h i g h l i g h t s
• Presents vision and motivations for Internet of Things (IoT).
• Application domains in the IoT with a new approach in defining them.
• Cloud-centric IoT realization and challenges.
• Open challenges and future trends in Cloud Centric Internet of Things.
a b s t r a c t
Ubiquitous sensing enabled by Wireless Sensor Network (WSN) technologies cuts across many areas of modern day living. This offers the ability to measure, infer and understand environmental indicators, from delicate ecologies and natural resources to urban environments. The proliferation of these devices in a communicating–actuating network creates the Internet of Things (IoT), wherein sensors and actuators blend seamlessly with the environment around us, and the information is shared across platforms in order
to develop a common operating picture (COP). Fueled by the recent adaptation of a variety of enabling wireless technologies such as RFID tags and embedded sensor and actuator nodes, the IoT has stepped out of its infancy and is the next revolutionary technology in transforming the Internet into a fully integrated Future Internet. As we move from www (static pages web) to web2 (social networking web) to web3 (ubiquitous computing web), the need for data-on-demand using sophisticated intuitive queries increases significantly. This paper presents a Cloud centric vision for worldwide implementation of Internet of
Things. The key enabling technologies and application domains that are likely to drive IoT research in the near future are discussed. A Cloud implementation using Aneka, which is based on interaction of private and public Clouds is presented. We conclude our IoT vision by expanding on the need for convergence of WSN, the Internet and distributed computing directed at technological research community.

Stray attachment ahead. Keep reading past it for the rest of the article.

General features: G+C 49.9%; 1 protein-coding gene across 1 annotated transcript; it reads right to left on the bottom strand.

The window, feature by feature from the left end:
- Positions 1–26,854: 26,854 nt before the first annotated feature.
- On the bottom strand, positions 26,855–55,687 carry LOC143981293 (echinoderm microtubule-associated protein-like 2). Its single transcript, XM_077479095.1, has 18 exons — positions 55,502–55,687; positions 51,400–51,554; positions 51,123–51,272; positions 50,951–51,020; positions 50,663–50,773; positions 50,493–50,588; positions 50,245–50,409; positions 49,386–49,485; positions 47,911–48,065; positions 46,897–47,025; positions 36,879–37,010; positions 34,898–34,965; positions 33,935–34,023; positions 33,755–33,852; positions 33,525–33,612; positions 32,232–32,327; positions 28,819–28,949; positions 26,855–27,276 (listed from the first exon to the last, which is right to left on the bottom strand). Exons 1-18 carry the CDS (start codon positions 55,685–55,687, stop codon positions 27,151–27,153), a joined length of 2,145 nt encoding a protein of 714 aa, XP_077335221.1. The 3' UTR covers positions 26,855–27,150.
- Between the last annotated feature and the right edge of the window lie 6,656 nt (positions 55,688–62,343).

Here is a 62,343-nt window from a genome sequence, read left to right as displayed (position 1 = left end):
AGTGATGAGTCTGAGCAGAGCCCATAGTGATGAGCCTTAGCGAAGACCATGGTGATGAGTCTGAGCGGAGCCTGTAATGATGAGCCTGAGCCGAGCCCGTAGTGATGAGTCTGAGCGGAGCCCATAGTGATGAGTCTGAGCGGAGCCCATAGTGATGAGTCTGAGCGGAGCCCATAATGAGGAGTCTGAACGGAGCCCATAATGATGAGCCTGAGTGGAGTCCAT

© 2013 Elsevier B.V. All rights reserved.
The next wave in the era of computing will be outside the realm of the traditional desktop. In the Internet of Things (IoT) paradigm,many of the objects that surround us will be on the network in one form or another. Radio Frequency IDentification (RFID) and sensor
network technologies will rise to meet this new challenge, in which information and communication systems are invisibly embedded in the environment around us. This results in the generation of enormous amounts of data which have to be stored, processed
and presented in a seamless, efficient, and easily interpretable form. This model will consist of services that are commodities and delivered in a manner similar to traditional commodities. Cloud computing can provide the virtual infrastructure for such utility
computing which integrates monitoring devices, storage devices,analytics tools, visualization platforms and client delivery. The cost based model that Cloud computing offers will enable end-to-end service provisioning for businesses and users to access applications on demand from anywhere.
Smart connectivity with existing networks and context-aware computation using network resources is an indispensable part of IoT. With the growing presence of WiFi and 4G-LTE wireless Internet access, the evolution towards ubiquitous information and communication
networks is already evident. However, for the Internet of Things vision to successfully emerge, the computing paradigm will need to go beyond traditional mobile computing scenarios that use smart phones and portables, and evolve into connecting everyday existing objects and embedding intelligence into our environment. For technology to disappear from the consciousness of the user, the Internet of Things demands: (1) a shared understanding of the situation of its users and their appliances,(2) software architectures and pervasive communication networks to process and convey the contextual information to where it is relevant,and (3) the analytics tools in the Internet of Things that aim for autonomous and smart behavior. With these three fundamental